# Abstract

It is one thing for a given proposition to follow or to not follow from a given set of propositions and it is quite another thing for it to be shown either that the given proposition follows or that it does not follow.* Using a formal deduction to show that a conclusion follows and using a countermodel to show that a conclusion does not follow are both traditional practices recognized by Aristotle and used down through the history of logic. These practices presuppose, respectively, a criterion of validity and a criterion of invalidity each of which has been extended and refined by modern logicians: deductions are studied in formal syntax (proof theory) and coun¬termodels are studied in formal semantics (model theory).
The purpose of this paper is to compare these two criteria to the corresponding criteria employed in Boole’s first logical work, The Mathematical Analysis of Logic (1847). In particular, this paper presents a detailed study of the relevant metalogical passages and an analysis of Boole’s symbolic derivations.
It is well known, of course, that Boole’s logical analysis of compound terms (involving ‘not’, ‘and’, ‘or’, ‘except’, etc.) contributed to the enlargement of the class of propositions and arguments formally treatable in logic. The present study shows, in addition, that Boole made significant contributions to the study of deduc¬tive reasoning. He identified the role of logical axioms (as opposed to inference rules) in formal deductions, he conceived of the idea of an axiomatic deductive sys¬tem (which yields logical truths by itself and which yields consequences when ap¬plied to arbitrary premises). Nevertheless, surprisingly, Boole’s attempt to imple¬ment his idea of an axiomatic deductive system involved striking omissions: Boole does not use his own formal deductions to establish validity. Boole does give symbolic derivations, several of which are vitiated by “Boole’s Solutions Fallacy”: the fallacy of supposing that a solution to an equation is necessarily a logical consequence of the equation. This fallacy seems to have led Boole to confuse equational calculi (i.e., methods for gen-erating solutions) with deduction procedures (i.e., methods for generating consequences). The methodological confusion is closely related to the fact, shown in detail below, that Boole had adopted an unsound criterion of validity.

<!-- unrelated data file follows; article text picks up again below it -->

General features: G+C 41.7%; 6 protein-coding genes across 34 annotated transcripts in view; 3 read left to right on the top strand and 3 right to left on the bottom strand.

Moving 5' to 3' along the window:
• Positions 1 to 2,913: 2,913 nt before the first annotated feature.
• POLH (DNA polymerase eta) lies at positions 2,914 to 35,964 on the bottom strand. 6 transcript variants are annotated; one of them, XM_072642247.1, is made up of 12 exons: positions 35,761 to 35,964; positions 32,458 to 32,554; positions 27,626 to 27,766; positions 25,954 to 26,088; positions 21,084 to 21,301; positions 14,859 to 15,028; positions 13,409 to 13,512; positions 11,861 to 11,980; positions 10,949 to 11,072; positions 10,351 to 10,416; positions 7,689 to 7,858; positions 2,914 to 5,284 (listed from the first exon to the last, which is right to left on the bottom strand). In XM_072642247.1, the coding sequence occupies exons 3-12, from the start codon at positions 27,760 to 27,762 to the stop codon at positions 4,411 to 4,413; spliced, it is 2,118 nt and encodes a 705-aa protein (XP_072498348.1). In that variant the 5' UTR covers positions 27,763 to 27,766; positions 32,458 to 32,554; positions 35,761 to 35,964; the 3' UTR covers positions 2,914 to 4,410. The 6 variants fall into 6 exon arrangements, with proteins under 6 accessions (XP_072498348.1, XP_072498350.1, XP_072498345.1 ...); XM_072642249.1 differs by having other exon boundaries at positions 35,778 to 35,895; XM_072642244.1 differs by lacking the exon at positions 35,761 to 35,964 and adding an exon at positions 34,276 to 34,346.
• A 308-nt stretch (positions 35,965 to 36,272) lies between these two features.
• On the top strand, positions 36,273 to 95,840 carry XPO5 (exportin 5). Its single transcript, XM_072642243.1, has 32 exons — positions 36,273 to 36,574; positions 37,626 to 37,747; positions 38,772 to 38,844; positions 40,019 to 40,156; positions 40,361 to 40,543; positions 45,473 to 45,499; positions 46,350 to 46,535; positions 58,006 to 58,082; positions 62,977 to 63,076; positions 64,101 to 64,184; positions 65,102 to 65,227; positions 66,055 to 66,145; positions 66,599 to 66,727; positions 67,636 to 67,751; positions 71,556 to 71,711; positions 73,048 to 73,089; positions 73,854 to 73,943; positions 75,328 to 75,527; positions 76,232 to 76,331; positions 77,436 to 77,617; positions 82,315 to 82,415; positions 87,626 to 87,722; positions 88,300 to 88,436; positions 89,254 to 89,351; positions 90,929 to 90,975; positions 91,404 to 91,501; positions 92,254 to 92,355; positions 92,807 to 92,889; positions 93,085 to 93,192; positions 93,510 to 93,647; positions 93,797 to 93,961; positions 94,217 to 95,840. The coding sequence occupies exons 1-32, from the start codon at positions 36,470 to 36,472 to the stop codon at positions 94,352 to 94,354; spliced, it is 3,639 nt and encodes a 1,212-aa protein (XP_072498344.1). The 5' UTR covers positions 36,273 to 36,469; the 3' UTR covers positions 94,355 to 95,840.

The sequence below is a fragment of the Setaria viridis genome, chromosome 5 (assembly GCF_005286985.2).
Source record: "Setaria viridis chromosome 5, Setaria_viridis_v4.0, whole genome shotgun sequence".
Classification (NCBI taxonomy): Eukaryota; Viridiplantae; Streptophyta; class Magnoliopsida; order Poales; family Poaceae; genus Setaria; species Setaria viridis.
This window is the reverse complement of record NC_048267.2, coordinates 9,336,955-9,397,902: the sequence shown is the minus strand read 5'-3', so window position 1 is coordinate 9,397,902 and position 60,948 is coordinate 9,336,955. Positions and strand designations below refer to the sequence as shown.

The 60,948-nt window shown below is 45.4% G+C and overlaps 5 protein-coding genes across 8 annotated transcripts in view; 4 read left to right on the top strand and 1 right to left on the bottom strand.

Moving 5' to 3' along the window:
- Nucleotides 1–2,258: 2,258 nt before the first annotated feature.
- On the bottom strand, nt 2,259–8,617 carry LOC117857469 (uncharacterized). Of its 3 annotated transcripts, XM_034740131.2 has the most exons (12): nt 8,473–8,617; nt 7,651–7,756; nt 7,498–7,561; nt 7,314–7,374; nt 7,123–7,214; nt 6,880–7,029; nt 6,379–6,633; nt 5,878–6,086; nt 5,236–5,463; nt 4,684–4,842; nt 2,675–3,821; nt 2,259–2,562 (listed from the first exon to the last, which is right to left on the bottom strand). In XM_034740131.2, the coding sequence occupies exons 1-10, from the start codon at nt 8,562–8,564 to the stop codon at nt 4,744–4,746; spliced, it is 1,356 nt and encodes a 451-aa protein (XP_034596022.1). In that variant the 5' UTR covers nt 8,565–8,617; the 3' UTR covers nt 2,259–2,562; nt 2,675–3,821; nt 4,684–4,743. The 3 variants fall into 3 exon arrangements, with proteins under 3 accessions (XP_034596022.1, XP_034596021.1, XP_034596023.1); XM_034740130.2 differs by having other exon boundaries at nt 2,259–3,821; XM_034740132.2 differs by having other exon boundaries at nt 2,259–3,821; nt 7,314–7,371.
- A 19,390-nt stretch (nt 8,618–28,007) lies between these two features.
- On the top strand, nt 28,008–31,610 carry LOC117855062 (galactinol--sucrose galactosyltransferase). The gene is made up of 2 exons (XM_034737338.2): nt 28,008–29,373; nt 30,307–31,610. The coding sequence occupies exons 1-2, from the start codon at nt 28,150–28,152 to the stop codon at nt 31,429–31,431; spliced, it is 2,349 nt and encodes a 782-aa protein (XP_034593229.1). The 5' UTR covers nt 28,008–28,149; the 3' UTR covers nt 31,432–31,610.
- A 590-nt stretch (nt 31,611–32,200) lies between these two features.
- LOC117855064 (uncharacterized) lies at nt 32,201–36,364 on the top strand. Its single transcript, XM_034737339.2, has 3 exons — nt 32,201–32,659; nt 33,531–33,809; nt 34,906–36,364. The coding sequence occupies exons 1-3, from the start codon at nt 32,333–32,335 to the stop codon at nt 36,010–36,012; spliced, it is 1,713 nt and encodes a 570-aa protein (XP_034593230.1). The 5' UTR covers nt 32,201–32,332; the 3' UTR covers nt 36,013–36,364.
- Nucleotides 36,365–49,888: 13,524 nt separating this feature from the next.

It is also shown that Boole totally ignored the countermodel criterion of invalid¬ity. Careful examination of the text does not reveal with certainty a test for invalidity which was adopted by Boole. However, we have isolated a test that he seems to use in this way and we show that this test is ineffectual in the sense that it does not serve to identify invalid arguments.
We go beyond the simple goal stated above. Besides comparing Boole’s earliest criteria of validity and invalidity with those traditionally (and still generally) employed, this paper also investigates the framework and details of THE MATHEMATICAL ANALYSIS OF LOGIC.